09/24/2021 | Press release | Distributed by Public on 09/23/2021 19:31
By Rep. French Hill and Rep. Tom Emmer
The World Health Organization's (WHO) ineptitude in the early days of COVID-19 shed light on China's growing influence over international institutions. The decline of the WHO should serve as a warning as China seeks to expand its malign reach, particularly in economic governance at the International Monetary Fund (IMF), the World Bank, and the G20.
These are the organizations that shape the world's financial architecture, providing countries with lifelines during crises, setting conditions when they borrow, and monitoring the overall health of the global economy. China feels entitled to a greater say in how these organizations work. The U.S. must make it clear that they haven't earned it.
China is now the largest official creditor in the world, with its lending having increased from almost nothing in 1998 to an estimated $1.6 trillion in 2018. Chinese leaders have placed particular emphasis on financing infrastructure across the globe under their Belt and Road Initiative, which now encompasses around 3,000 projects with a value of nearly $4 trillion.
Because Beijing doesn't comply with international standards for lending terms that the U.S. and other major creditors have agreed to, the details of much of this financing remain murky. This intentional deception poses massive challenges to the work of the IMF and multilateral development banks, where America and its allies have traditionally been the top shareholders.
Without an understanding of countries' obligations to China, public and private creditors can't structure their loans effectively, allowing risk to form and metastasize unseen. At the same time, if creditors aren't aware of Beijing's own potential liabilities when China's borrowers' default, they may be blind to weaknesses in the world's second largest economy.
The U.S. once believed that encouragement by the U.S. and her allies of the Chinese government would convince it to see the error of its ways. Officials thought if China had arrived as an economic power, then boosting its weight in international bodies must follow, and it just might convince Beijing to behave more responsibly. In 2010, the Obama Administration signed off on a more than 50 percent increase to China's shareholding at the IMF, a move that the Fund hailed as better reflecting "global realities." Five years later, the U.S. also allowed China's renminbi (RMB) to be added to the IMF's basket of elite currencies. This action handed Beijing a propaganda win even though the RMB still lagged the Canadian dollar and Australian dollar as an international reserve currency.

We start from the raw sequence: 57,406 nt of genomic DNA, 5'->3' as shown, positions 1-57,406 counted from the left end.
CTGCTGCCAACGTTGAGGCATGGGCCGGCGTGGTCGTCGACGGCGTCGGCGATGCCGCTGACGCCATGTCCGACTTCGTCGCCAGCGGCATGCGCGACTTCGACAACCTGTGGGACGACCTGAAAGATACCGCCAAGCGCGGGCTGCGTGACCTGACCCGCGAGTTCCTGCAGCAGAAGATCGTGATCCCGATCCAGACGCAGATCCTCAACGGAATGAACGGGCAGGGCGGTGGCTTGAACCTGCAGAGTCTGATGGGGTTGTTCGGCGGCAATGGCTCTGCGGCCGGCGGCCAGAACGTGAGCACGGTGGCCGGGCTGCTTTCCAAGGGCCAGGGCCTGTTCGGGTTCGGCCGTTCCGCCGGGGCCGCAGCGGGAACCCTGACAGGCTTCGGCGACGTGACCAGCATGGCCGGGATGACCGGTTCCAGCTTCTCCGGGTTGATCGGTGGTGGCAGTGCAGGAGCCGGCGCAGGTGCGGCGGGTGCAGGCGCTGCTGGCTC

Whatever good intentions may have led to this three-decades-long strategy, the following years have been one long reality check. In addition to the expansion of Belt and Road, China reapplied capital controls and dismissed the Organization for Economic Co-operation and Development's (OECD) trade finance standards to subsidize its exporters.
Most egregiously, the Chinese Communist Party defied international norms of behavior by assaulting Hong Kong's democracy, stonewalling inquiries into the origins of COVID-19, and carrying out genocide in Xinjiang.
It's masochistic to believe that a genocidal and expansionary Chinese Communist Party that rejects global rules is qualified to hold greater sway over international financial institutions. Having a voice in these institutions isn't about the size of a country's economy, it's about commitment to the values that serve as the foundation of multilateral cooperation.
For its part, the IMF is now considering additional changes to its shareholding, with a decision expected in 2023. China will argue that its voting weight should rise again, this time leapfrogging Japan to take second place behind the U.S. Not only should the U.S. veto this move, but it should also make any future increase for China at the IMF, the World Bank, and other lenders contingent on Beijing first adhering to multilateral credit standards.
There are reasons to be hopeful that the world may have had enough of China's behavior. In 2018, the U.S. led reforms at the World Bank that would reduce its assistance to China, an economy that now far exceeds the Bank's eligibility threshold. Last November, the Treasury Department and like-minded members of an international working group suspended negotiations on export credits, fed up after eight years of Beijing dragging its feet on issues like debt transparency. And despite China's creation of rivals to the IMF and World Bank, they haven't come close to displacing these U.S.-led institutions. A Chinese-led order will face hurdles as long as global public opinion of Beijing stays at or near historic lows.
Keeping the pressure on China will be vital until it starts playing by the rules. The tarnished reputation of the WHO serves as a warning to guard against China's reverse Midas touch wherever possible. There will be times when cooperation with China is necessary, but that cooperation is only sustainable if it's based on shared values. It is up to China to prove it takes them seriously.